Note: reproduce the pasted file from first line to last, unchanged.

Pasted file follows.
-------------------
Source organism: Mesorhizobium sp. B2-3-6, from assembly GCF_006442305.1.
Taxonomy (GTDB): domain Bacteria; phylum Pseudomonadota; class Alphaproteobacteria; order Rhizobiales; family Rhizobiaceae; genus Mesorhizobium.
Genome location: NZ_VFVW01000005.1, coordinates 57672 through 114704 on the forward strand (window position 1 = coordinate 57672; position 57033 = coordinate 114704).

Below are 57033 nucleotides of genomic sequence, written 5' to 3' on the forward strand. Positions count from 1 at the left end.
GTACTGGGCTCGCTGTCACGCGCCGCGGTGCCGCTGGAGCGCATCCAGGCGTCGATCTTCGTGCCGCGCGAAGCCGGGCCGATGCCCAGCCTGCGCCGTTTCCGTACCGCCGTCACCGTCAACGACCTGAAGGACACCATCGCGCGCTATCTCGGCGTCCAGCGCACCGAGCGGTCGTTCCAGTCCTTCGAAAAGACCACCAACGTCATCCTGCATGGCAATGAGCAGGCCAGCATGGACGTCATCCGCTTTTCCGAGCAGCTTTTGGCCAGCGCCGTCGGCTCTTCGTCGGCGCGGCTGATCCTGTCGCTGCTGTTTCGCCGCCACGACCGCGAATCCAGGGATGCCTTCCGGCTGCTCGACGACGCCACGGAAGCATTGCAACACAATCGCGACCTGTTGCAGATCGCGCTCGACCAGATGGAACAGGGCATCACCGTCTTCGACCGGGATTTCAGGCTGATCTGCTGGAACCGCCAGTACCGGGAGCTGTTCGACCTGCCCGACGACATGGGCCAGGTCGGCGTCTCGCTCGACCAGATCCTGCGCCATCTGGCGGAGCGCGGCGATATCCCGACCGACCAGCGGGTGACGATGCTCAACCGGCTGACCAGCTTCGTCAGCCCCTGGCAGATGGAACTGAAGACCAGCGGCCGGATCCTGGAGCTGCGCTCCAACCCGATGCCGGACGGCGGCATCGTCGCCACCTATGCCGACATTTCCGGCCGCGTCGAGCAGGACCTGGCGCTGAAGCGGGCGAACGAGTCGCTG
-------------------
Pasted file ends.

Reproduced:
Source organism: Mesorhizobium sp. B2-3-6, from assembly GCF_006442305.1.
Taxonomy (GTDB): domain Bacteria; phylum Pseudomonadota; class Alphaproteobacteria; order Rhizobiales; family Rhizobiaceae; genus Mesorhizobium.
Genome location: NZ_VFVW01000005.1, coordinates 57672 through 114704 on the forward strand (window position 1 = coordinate 57672; position 57033 = coordinate 114704).

Below are 57033 nucleotides of genomic sequence, written 5' to 3' on the forward strand. Positions count from 1 at the left end.
GTACTGGGCTCGCTGTCACGCGCCGCGGTGCCGCTGGAGCGCATCCAGGCGTCGATCTTCGTGCCGCGCGAAGCCGGGCCGATGCCCAGCCTGCGCCGTTTCCGTACCGCCGTCACCGTCAACGACCTGAAGGACACCATCGCGCGCTATCTCGGCGTCCAGCGCACCGAGCGGTCGTTCCAGTCCTTCGAAAAGACCACCAACGTCATCCTGCATGGCAATGAGCAGGCCAGCATGGACGTCATCCGCTTTTCCGAGCAGCTTTTGGCCAGCGCCGTCGGCTCTTCGTCGGCGCGGCTGATCCTGTCGCTGCTGTTTCGCCGCCACGACCGCGAATCCAGGGATGCCTTCCGGCTGCTCGACGACGCCACGGAAGCATTGCAACACAATCGCGACCTGTTGCAGATCGCGCTCGACCAGATGGAACAGGGCATCACCGTCTTCGACCGGGATTTCAGGCTGATCTGCTGGAACCGCCAGTACCGGGAGCTGTTCGACCTGCCCGACGACATGGGCCAGGTCGGCGTCTCGCTCGACCAGATCCTGCGCCATCTGGCGGAGCGCGGCGATATCCCGACCGACCAGCGGGTGACGATGCTCAACCGGCTGACCAGCTTCGTCAGCCCCTGGCAGATGGAACTGAAGACCAGCGGCCGGATCCTGGAGCTGCGCTCCAACCCGATGCCGGACGGCGGCATCGTCGCCACCTATGCCGACATTTCCGGCCGCGTCGAGCAGGACCTGGCGCTGAAGCGGGCGAACGAGTCGCTG